Tuesday, May 14

Happiness Doubled

O taste and see that the Lord is good; happy are those who take refuge in him.
O fear the Lord, you his holy ones, for those who fear him have no want.  
—Psalm 34:8-9

Calvin introduces verse 8 a bit brusquely, saying that in it...

the Psalmist indirectly reproves [people] for their dullness in not perceiving the goodness of God, which ought to be to them more than a matter of simple knowledge. By the word taste he at once shows that they are without taste; and at the same time he assigns the reason of this to be, that they devour the gifts of God without relishing them, or through a vitiated loathing ungratefully conceal them.

I felt rather convicted by this, because though this is one of my favorite verses, I tend to think of it (and use it) only in reference to the Lord's Supper. This isn't a bad thing, except that this particular usage of the verse has led me away from a more generalized meaning—namely, that every bite of food I swallow (indeed, every puff of air I breathe, every drop of water I drink, etc.) should remind me that all I have is a blessing from God. To eat, drink, breathe, live without gratitude is to "devour the gifts of God without relishing them."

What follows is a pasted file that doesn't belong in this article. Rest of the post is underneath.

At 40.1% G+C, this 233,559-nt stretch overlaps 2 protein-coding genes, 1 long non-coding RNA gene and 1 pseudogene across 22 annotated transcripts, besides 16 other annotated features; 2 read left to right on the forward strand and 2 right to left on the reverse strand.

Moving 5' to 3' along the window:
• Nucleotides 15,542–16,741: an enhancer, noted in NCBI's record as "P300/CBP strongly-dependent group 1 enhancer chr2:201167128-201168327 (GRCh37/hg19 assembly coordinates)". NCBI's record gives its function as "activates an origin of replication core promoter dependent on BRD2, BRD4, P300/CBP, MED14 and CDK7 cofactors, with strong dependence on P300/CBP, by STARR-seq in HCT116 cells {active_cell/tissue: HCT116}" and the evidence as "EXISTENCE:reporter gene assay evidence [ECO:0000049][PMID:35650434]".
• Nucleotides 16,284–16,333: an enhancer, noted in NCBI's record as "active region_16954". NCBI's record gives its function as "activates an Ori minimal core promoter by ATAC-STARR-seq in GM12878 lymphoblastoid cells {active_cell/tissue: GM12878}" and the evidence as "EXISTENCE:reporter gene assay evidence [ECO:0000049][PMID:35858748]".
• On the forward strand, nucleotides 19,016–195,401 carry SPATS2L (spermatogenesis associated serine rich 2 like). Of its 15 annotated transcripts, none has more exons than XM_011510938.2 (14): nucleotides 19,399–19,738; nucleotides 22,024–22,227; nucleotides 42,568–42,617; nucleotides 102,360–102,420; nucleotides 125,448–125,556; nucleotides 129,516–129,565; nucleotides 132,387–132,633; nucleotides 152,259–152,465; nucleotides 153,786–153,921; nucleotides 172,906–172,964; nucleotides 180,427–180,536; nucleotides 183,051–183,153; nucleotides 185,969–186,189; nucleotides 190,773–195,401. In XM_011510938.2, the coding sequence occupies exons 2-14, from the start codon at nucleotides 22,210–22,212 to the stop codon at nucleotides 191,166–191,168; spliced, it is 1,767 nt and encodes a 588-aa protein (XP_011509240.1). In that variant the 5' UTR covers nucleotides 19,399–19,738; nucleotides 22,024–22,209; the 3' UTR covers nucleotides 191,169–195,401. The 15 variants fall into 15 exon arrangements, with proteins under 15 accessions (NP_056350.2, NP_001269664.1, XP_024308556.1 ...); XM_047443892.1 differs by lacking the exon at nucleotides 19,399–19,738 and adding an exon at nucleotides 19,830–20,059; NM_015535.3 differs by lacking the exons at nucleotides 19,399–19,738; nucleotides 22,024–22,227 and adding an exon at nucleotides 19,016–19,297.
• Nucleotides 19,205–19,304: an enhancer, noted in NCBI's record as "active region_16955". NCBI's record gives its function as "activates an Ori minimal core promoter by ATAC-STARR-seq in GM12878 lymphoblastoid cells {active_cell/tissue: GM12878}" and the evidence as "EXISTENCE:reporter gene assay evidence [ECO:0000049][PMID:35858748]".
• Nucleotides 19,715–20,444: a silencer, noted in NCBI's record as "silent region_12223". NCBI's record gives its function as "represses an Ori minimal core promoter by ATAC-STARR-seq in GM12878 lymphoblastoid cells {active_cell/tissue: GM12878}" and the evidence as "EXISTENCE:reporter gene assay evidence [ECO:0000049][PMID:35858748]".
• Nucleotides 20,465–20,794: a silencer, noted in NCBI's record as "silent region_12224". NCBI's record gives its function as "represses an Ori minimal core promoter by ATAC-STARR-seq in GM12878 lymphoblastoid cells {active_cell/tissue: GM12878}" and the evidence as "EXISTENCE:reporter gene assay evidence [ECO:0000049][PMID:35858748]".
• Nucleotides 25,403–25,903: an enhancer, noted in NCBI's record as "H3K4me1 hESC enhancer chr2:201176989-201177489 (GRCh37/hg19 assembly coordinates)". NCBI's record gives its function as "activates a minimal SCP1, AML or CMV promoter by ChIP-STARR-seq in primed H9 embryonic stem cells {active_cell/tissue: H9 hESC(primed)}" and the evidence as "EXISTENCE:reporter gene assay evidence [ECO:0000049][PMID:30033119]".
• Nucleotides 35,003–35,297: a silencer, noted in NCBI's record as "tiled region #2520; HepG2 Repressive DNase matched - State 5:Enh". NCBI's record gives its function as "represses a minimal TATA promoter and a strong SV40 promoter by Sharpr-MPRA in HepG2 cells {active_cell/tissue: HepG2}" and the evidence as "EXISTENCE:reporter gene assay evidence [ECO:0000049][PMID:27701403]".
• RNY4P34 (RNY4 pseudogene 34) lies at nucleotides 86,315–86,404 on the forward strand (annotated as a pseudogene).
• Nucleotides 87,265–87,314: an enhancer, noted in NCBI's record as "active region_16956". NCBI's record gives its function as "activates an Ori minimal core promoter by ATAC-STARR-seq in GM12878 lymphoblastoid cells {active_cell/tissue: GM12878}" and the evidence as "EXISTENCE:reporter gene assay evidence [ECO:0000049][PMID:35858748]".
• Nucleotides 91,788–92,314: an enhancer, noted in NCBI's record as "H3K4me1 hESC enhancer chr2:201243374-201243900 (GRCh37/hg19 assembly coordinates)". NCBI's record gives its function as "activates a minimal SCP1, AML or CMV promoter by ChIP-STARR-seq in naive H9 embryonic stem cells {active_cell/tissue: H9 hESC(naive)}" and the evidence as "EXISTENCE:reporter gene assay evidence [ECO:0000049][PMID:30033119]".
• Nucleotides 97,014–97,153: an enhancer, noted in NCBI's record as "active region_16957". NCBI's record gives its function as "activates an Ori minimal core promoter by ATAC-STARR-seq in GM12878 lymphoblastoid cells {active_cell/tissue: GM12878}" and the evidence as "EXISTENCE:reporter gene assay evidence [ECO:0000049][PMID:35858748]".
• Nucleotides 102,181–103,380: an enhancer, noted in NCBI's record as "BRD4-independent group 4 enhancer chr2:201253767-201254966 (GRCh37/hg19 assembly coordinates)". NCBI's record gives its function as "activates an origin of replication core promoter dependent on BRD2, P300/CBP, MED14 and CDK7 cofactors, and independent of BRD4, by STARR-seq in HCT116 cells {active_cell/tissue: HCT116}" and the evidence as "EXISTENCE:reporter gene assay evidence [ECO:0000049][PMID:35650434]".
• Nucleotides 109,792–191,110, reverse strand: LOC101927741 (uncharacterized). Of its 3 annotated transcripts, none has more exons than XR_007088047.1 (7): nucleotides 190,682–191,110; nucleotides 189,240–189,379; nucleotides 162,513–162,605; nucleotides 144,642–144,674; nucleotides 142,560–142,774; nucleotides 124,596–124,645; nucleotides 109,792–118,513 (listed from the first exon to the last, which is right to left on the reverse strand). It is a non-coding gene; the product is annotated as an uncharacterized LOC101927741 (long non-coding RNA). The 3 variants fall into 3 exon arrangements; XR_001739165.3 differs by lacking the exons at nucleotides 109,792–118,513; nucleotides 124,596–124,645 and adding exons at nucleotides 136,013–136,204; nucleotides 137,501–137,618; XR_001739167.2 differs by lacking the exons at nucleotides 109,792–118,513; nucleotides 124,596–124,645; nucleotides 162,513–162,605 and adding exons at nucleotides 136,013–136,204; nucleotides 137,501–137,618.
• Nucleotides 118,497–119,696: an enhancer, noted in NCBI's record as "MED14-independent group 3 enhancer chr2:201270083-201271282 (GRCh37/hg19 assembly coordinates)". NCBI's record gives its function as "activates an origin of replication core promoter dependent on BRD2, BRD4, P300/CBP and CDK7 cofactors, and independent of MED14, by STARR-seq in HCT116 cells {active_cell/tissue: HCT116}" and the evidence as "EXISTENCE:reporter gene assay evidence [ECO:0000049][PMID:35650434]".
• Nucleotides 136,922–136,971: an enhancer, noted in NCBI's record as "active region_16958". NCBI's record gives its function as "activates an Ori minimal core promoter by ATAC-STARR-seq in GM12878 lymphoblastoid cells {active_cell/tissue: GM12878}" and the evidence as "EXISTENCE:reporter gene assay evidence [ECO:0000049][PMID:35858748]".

Before I pray, I'll remember something G.K. Chesterton once said: "I would maintain that thanks are the highest form of thought, and that gratitude is happiness doubled by wonder. "

Forgive me for taking, Lord, without acknowledging that yours is the hand that gives. Thank you for all your good gifts, in the Name of him who taught me to receive my daily bread as from your hand by praying: Our Father...

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